Water Authority: Teva Factory Behind Severe Pollution of Tel Aviv-area River

Exclusive: High levels of residue from diabetes, epilepsy and depression medicines found in Tel Aviv-area waterway.

Zafrir Rinat
Zafrir Rinat
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La rivière HaYarkon
La rivière HaYarkonCredit: Dov Greenblat
Zafrir Rinat
Zafrir Rinat

The Teva Pharmaceutical Industries manufacturing plant in Kfar Sava has seriously contaminated the Yarkon River, according to sources at the Water Authority. Effluent containing very high concentrations of chemical by-products of the manufacturing process were discharged into a municipal water treatment facility and released into the river, where high levels of the chemicals were detected.

Tests of water samples taken from points all along the Yarkon River over the past two years and processed in the Water Authority’s national monitoring laboratory detected high concentrations of drug residues, far exceeding levels found in water sources abroad or at Israeli treatment plants. High concentrations of drug residues were also measured at the Kfar Sava-Ra’anana water treatment plant. Runoff from the Teva plant is treated at this facility and discharged into the Yarkon, where it is treated further at the “green basins” facility.

Additional tests of effluent at the point of discharge from the Teva factory confirmed that the drug residue originated in the plant.

This week the head of the Water Authority’s water quality department, Sara Elhanani, informed Teva of the agency’s findings. Some of the drugs whose residue was found in the river and the treatment facilities are resistant to treatment procedures, so that high concentrations remain even after several stages of purification. Elhanani said the agency would search for other possible sources of the contamination but added that “without doubt, Teva is responsible for seriously polluting the Yarkon River with drugs it manufactures.”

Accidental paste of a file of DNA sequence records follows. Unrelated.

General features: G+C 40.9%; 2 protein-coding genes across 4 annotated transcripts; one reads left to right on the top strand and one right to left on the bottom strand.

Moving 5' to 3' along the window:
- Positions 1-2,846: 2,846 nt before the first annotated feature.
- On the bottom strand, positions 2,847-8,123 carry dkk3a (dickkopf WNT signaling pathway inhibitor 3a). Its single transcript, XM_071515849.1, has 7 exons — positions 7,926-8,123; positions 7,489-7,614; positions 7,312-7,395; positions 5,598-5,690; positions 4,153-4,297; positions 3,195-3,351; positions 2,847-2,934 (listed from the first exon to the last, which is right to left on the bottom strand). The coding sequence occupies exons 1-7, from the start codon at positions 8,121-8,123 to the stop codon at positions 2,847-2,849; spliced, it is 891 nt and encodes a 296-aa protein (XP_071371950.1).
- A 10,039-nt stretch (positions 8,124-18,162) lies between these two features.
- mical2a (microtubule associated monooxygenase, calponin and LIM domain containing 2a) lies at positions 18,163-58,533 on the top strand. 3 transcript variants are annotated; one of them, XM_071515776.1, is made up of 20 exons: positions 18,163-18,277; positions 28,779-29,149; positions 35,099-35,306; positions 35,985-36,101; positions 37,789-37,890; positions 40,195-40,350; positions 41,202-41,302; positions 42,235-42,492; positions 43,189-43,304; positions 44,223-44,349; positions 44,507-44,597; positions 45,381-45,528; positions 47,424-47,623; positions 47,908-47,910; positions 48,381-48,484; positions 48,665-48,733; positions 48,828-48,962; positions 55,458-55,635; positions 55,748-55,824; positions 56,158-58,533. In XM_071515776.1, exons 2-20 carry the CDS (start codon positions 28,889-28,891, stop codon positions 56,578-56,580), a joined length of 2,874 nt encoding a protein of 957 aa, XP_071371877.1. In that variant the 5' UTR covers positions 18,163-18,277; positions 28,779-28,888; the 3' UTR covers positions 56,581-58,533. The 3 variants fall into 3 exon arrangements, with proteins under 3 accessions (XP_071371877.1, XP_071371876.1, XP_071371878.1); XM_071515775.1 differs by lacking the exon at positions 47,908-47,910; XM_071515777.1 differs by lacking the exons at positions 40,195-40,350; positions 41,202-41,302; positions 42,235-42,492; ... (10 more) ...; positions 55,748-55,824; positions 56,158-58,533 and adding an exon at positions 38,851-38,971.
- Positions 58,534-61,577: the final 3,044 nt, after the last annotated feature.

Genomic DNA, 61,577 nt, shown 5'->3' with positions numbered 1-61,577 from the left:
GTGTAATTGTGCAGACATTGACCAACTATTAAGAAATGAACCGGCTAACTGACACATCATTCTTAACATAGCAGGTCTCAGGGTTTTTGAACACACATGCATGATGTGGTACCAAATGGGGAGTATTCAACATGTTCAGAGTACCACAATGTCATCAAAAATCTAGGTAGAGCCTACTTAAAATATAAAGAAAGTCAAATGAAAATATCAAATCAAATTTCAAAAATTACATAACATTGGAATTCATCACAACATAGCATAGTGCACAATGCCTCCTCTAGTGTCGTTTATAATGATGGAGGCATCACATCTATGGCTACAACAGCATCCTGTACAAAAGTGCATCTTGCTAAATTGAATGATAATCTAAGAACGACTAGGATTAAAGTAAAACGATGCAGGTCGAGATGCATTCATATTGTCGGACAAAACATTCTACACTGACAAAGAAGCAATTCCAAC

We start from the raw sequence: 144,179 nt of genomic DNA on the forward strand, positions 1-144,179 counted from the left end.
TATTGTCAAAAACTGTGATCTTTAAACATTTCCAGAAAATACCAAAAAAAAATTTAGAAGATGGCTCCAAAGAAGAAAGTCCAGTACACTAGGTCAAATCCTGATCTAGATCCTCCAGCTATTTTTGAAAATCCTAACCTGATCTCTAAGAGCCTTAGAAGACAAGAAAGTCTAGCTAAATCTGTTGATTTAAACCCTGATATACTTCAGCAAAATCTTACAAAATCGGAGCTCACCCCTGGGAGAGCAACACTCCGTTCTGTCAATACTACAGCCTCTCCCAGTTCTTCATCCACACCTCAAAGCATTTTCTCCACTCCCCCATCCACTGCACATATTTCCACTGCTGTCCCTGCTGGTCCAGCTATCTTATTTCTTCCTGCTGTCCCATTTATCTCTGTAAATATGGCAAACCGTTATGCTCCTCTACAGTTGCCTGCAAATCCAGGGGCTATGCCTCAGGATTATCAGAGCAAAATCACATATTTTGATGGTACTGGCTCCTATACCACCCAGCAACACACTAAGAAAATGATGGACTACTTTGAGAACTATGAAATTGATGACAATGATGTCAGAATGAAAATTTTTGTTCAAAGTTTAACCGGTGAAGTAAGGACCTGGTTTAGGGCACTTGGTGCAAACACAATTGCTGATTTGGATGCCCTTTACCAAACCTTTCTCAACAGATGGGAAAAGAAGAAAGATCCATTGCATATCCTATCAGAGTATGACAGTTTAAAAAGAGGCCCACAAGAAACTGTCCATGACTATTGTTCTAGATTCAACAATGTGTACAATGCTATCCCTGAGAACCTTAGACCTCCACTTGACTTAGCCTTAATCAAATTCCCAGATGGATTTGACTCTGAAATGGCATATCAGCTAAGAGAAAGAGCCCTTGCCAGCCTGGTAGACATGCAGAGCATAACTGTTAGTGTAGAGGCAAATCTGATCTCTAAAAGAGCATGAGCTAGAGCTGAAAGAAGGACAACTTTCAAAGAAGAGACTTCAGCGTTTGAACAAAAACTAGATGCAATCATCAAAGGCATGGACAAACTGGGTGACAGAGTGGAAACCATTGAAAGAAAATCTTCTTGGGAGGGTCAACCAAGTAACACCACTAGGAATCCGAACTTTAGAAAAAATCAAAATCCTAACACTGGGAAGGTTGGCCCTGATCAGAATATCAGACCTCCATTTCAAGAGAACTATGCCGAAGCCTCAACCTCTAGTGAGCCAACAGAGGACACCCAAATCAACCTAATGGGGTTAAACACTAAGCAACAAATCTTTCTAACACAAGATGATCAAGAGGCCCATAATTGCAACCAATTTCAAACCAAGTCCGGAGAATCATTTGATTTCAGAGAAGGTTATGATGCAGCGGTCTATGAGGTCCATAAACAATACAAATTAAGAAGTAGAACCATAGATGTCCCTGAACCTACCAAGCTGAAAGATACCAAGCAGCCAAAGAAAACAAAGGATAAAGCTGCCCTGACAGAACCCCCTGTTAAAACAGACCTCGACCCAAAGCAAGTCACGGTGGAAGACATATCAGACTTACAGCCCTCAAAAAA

Elhanani said the contaminants found in the water included high concentrations of metformin, a diabetes treatment, and carbamazepine, which is used to treat epileptic seizures and nerve pain. The levels measured were 200 time higher than those at most water treatment plants in Israel.

Some of the drugs found in the water are known to disrupt hormonal action and can upset river ecosystems. According to a recent study published in the United States exposure to metformin residue can change the sexual characteristics of fish. According to the recent annual report of the Yarkon River Authority, the main risk is the accumulation of these residues on the streambed and in ecosystems along river banks. The report noted that high levels of an antidepressant drug were also detected.

Elhanani demanded that Teva locate the source of the drug residues and take immediate action to prevent their discharge into the sewage system. The company was instructed to allow surprise visits by Water Authority inspectors, in order to take test samples from a number of locations on the campus.

“Teva strives to protect the environment and is diligent in following the letter of the law and in maintaining international standards in the treatment of by-product residues,” the company said in a statement. “Two days ago the company unexpectedly received a letter from the Water Authority claiming the alleged detection of excessive amounts in effluents. Our Kfar Sava site discharges these effluents into the municipal treatment plant in Kfar Sava, which is under the supervision of the municipal water and sewage companies, and not into the Yarkon River. We take this issue very seriously and will study the findings noted in the letter. We will hold further discussions with the Water Authority regarding this topic.”

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